Good times with friends really can fight depression

People with symptoms of depression may not feel like socializing, but there's evidence having fun with friends can help.

People with symptoms of depression may not feel like socializing, but doing something fun with friends can improve mood, a new study shows.

“It’s the social activities—positive, everyday experiences that involve other people—that may be most likely to brighten the mood of those struggling with depression,” says Lisa Starr, assistant professor of psychology at the University of Rochester.

“…if you can help depressed people to engage in positive experiences—despite their low motivation to do so—their mood may improve”

The findings, based on real-life events, contradict earlier laboratory-based studies that suggest the moods of people with depression are relatively unresponsive to positive stimuli.

In other words, when people with depression experience a positive event in the laboratory—like receiving a financial reward—their mood is unlikely to improve markedly. The crux here is that laboratory research doesn’t always translate to real-life settings.

The new study, published in the Journal of Clinical Psychology, is one in a growing number of studies to examine how real-life events with direct relevance to the study participants affect their moods. The researchers wanted to know if people with elevated levels of depression felt better when good things happened to them.

The answer is simple—yes. The same is true for the expectation of good things to come.

“Consistent with previous data, we found that people with higher levels of depression are less likely to anticipate that tomorrow will include positive experiences,” says Starr. “However, when they do have moments of anticipating positive next-day experiences, it’s linked to reductions in daily depressive symptoms.”

The study included 157 young adults of whom two-thirds had mild, moderate, or severe depressive symptoms. The remaining third had no symptoms, allowing the authors to examine whether the level of depressive symptoms changes the way people respond to positive experiences.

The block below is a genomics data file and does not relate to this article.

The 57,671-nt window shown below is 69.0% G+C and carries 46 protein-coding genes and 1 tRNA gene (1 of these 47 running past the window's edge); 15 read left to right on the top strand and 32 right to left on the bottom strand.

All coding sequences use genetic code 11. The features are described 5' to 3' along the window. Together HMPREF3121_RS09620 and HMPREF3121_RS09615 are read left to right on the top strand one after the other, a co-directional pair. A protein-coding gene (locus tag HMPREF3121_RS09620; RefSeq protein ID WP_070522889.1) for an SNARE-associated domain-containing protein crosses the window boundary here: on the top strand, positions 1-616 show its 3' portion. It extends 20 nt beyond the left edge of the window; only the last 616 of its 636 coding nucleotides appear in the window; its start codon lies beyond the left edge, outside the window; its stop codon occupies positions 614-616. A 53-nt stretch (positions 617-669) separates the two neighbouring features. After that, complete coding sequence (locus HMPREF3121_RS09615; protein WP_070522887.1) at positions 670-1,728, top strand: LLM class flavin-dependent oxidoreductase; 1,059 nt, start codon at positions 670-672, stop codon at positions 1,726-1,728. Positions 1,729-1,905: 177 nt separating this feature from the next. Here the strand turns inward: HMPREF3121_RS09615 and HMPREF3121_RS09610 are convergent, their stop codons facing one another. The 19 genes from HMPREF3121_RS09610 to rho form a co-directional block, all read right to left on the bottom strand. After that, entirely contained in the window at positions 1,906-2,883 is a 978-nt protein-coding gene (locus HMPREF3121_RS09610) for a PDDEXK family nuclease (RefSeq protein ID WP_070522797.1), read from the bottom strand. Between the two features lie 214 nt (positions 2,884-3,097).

The study subjects completed a two-week online diary, tracking their mood as it related to recent and anticipated positive events in their lives–like time spent with friends, or exercising.

Those with greater baseline dysphoria, that is to say those who reported higher levels of depressive symptoms at the onset of the study, showed stronger associations between daily uplifts and lower daily depressive symptoms, particularly when the uplifts were interpersonal in nature.

Generally speaking, those who are depressed are less likely to anticipate positive next-day experiences. However, when they did anticipate positive experiences, they experienced greater reductions in their depressed mood.

“The findings have really important implications for treatment and are especially compatible with a treatment model called Behavioral Activation, which suggests that if you can help depressed people to engage in positive experiences—despite their low motivation to do so—their mood may improve,” says Starr.

Source: University of Rochester

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